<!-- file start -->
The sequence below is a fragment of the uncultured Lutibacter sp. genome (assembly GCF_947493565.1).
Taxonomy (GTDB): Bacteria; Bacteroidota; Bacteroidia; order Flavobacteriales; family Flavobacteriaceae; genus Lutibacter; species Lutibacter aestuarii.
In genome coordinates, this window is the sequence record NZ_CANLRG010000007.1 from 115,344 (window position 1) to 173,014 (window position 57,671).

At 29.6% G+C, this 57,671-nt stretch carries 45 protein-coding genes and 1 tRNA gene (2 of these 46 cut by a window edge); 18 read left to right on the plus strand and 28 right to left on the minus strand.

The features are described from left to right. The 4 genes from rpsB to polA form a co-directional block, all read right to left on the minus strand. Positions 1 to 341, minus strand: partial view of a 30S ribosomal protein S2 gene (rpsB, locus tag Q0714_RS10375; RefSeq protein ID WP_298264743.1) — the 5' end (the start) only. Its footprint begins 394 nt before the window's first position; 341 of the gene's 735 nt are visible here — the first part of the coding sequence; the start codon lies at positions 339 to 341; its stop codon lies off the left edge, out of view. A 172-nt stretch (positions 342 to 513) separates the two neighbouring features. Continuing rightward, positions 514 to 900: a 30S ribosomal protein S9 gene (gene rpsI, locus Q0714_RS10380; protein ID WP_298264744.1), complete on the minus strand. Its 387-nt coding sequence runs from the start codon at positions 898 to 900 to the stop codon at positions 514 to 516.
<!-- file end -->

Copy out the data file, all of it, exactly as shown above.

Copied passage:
The sequence below is a fragment of the uncultured Lutibacter sp. genome (assembly GCF_947493565.1).
Taxonomy (GTDB): Bacteria; Bacteroidota; Bacteroidia; order Flavobacteriales; family Flavobacteriaceae; genus Lutibacter; species Lutibacter aestuarii.
In genome coordinates, this window is the sequence record NZ_CANLRG010000007.1 from 115,344 (window position 1) to 173,014 (window position 57,671).

At 29.6% G+C, this 57,671-nt stretch carries 45 protein-coding genes and 1 tRNA gene (2 of these 46 cut by a window edge); 18 read left to right on the plus strand and 28 right to left on the minus strand.

The features are described from left to right. The 4 genes from rpsB to polA form a co-directional block, all read right to left on the minus strand. Positions 1 to 341, minus strand: partial view of a 30S ribosomal protein S2 gene (rpsB, locus tag Q0714_RS10375; RefSeq protein ID WP_298264743.1) — the 5' end (the start) only. Its footprint begins 394 nt before the window's first position; 341 of the gene's 735 nt are visible here — the first part of the coding sequence; the start codon lies at positions 339 to 341; its stop codon lies off the left edge, out of view. A 172-nt stretch (positions 342 to 513) separates the two neighbouring features. Continuing rightward, positions 514 to 900: a 30S ribosomal protein S9 gene (gene rpsI, locus Q0714_RS10380; protein ID WP_298264744.1), complete on the minus strand. Its 387-nt coding sequence runs from the start codon at positions 898 to 900 to the stop codon at positions 514 to 516.